Fitch Ratings Says Louisiana Floods Could Stress State’s Cash Balance

The floods that damaged a significant portion of Louisiana’s capital region last month could stress the state’s narrow cash balance, but will not likely impact US commercial mortgage-backed securities (CMBS) deals in the near term, Fitch Ratings says.

The floods caused considerable damage to homes and businesses in nine parishes in the Baton Rouge region. The final damage tally remains uncertain but the governor’s current estimate is $8.7 billion. Significant reimbursement to homeowners from the Federal Emergency Management Agency (FEMA) has already begun with over $1 billion disbursed in the first few weeks of recovery. The state currently estimates its net direct operating expenses related to the floods (after FEMA match aid) to be $81 million and has requested $2.8 billion in federal funding for housing, agriculture and other infrastructure needs.

The state’s cash balances are relatively narrow and have been pressured by flood costs. Cash flow borrowing of up to $400 million through accessing lines of credit in the current fiscal year has been authorized. The likelihood of that borrowing being activated has risen with the flood, in Fitch’s view.

Louisiana currently anticipates a deficit for the fiscal year that ended on June 30, 2016, despite significant actions to close the gap. Prior to the flood, the state had planned to reduce operations expenses in fiscal 2017 to eliminate that deficit, as required by the state’s constitution. However, Fitch believes the cuts may be challenging as the need to reduce appropriations in fiscal 2017 will combine with unexpected flood costs.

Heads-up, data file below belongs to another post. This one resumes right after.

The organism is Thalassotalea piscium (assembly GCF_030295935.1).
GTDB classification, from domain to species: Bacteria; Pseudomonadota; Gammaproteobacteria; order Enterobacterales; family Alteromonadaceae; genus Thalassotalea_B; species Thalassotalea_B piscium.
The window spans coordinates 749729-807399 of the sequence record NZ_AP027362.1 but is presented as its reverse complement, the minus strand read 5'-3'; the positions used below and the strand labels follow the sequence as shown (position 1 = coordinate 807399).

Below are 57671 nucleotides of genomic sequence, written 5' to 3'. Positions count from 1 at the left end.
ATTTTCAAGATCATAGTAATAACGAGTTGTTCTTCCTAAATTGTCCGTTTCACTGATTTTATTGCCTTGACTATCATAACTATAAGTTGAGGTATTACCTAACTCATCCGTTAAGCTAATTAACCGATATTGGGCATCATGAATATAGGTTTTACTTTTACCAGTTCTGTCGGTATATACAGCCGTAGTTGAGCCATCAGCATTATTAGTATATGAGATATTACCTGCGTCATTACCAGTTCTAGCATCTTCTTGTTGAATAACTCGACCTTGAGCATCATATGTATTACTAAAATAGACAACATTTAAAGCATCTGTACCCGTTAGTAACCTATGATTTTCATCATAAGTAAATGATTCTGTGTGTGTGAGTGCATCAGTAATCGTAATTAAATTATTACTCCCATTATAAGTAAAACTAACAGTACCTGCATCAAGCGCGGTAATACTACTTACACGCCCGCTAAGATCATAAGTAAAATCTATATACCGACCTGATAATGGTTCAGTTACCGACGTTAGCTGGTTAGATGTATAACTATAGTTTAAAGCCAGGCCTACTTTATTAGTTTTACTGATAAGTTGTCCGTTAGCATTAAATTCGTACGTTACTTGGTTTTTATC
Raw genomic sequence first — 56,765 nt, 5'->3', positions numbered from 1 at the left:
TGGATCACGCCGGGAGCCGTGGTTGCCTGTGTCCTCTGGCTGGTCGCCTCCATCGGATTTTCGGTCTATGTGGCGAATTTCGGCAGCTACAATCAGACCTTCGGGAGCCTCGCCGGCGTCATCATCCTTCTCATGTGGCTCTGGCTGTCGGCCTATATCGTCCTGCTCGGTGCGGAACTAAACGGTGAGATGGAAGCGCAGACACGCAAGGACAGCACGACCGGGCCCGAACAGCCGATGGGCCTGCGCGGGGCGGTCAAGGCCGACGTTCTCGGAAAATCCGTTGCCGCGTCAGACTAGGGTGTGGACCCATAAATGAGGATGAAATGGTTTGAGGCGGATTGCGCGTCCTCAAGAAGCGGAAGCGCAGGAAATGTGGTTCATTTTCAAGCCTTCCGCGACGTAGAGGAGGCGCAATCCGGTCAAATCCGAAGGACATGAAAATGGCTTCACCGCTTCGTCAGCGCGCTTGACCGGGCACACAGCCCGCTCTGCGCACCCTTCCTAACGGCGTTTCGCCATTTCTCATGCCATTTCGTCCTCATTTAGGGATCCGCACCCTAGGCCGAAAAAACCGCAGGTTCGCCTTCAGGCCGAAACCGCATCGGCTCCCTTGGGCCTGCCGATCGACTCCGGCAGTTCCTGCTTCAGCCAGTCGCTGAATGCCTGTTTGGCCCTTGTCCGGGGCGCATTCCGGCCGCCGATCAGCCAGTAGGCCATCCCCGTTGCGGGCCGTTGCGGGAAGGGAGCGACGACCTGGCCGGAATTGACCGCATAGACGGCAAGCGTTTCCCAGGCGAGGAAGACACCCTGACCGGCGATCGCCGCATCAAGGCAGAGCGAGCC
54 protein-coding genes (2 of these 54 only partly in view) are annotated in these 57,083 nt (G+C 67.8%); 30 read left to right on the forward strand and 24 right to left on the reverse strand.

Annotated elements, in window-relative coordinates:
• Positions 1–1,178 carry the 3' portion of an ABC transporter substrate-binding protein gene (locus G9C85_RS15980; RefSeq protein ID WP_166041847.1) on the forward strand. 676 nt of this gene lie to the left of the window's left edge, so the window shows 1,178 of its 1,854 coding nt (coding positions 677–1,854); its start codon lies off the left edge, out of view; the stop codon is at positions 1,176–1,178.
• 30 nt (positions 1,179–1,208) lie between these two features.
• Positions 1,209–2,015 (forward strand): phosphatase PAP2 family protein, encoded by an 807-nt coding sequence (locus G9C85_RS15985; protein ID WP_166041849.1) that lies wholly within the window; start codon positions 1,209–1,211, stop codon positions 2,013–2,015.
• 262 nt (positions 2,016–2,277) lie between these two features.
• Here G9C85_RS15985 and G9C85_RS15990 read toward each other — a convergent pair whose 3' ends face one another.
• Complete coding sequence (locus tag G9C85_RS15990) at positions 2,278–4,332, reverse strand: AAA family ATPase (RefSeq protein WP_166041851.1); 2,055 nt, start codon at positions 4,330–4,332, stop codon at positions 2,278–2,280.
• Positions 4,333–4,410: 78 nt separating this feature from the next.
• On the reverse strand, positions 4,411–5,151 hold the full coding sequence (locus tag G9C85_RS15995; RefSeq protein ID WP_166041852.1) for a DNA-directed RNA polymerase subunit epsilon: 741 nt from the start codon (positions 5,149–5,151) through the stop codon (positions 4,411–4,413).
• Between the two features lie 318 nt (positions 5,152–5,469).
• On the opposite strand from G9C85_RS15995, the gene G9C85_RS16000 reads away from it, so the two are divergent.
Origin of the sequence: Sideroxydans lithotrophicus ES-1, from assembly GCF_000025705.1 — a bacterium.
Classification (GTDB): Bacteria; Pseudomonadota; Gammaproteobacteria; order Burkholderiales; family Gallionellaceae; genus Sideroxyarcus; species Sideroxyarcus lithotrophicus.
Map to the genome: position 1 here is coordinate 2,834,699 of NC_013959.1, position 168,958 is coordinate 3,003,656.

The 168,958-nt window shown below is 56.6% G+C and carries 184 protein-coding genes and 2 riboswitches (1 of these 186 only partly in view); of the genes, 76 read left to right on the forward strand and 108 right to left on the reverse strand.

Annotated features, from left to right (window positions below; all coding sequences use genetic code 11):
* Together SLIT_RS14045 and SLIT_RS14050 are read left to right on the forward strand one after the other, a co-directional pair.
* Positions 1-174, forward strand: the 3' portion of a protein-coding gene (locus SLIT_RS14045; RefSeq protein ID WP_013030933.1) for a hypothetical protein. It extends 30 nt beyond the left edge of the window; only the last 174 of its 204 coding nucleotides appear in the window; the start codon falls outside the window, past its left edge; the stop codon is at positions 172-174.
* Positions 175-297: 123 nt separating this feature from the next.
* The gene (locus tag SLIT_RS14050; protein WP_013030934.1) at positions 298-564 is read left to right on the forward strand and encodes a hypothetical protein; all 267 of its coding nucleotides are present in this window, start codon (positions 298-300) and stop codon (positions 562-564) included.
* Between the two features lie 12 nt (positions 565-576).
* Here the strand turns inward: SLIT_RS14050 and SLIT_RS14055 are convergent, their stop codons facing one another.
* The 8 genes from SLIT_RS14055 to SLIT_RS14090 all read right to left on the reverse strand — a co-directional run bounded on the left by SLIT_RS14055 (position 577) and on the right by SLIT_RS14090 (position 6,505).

Throughout the FEMA-defined emergency zone, Fitch rates CMBS deals with 103 loans totaling $1.2 billion in the region, and the average loan within the zone is $11 million. The largest loan (at $126 million) is for a mall in Lafayette. News reports indicate that the mall is not likely damaged, as aid organizations have been collecting donations at the property.

Over time we will consider the effects on state revenues and expenses from secondary damage to the area’s economy and business activity from the flood and subsequent recovery. The commercial real estate impact could also rise if commercial tenants do not return.

The above article originally appeared as a post on the Fitch Wire credit market commentary page. The original article can be accessed at www.fitchratings.com. All opinions expressed are those of Fitch Ratings.

Photo: Louisiana Office of State Fire Marshal
Photo: Louisiana Office of State Fire Marshal

Flood summary

Last updated: August 19, 2016
Event
Louisiana, USA, August 2016
Date
August 12, 2016
Type
Flash flood, River flood
Cause
Extreme rainfall
A slow moving low pressure system dumped high levels of rain in a relatively small area in southern Louisiana from 12 August 2016.

Locations

A - Ascension
B - East Baton Rouge
C - East Feliciana
D - Iberia
E - Iberville
F - Livingston
G - St. Helena
H - St. James
I - St. Tammany
J - Tangipahoa
K - Washington
L - Lafayette
M - St. Martin
N - West Baton Rouge

Magnitude

Rainfall level
434 mm in 24 hours
Livingston - August 12 to August 13, 2016
Rainfall level
299 mm in 24 hours
Baton Rouge - August 12 to August 13, 2016
Rainfall level
283 mm in 24 hours
New Iberia - August 12 to August 13, 2016
Rainfall level
202 mm in 24 hours
Lafayette - August 12 to August 13, 2016

Damages

Fatalities
13 people
August 12 to August 16, 2016
East Baton Rouge Parish – 5 Tangipahoa Parish – 3 St. Helena Parish – 2 Livingston Parish - 2 Rapides Parish - 1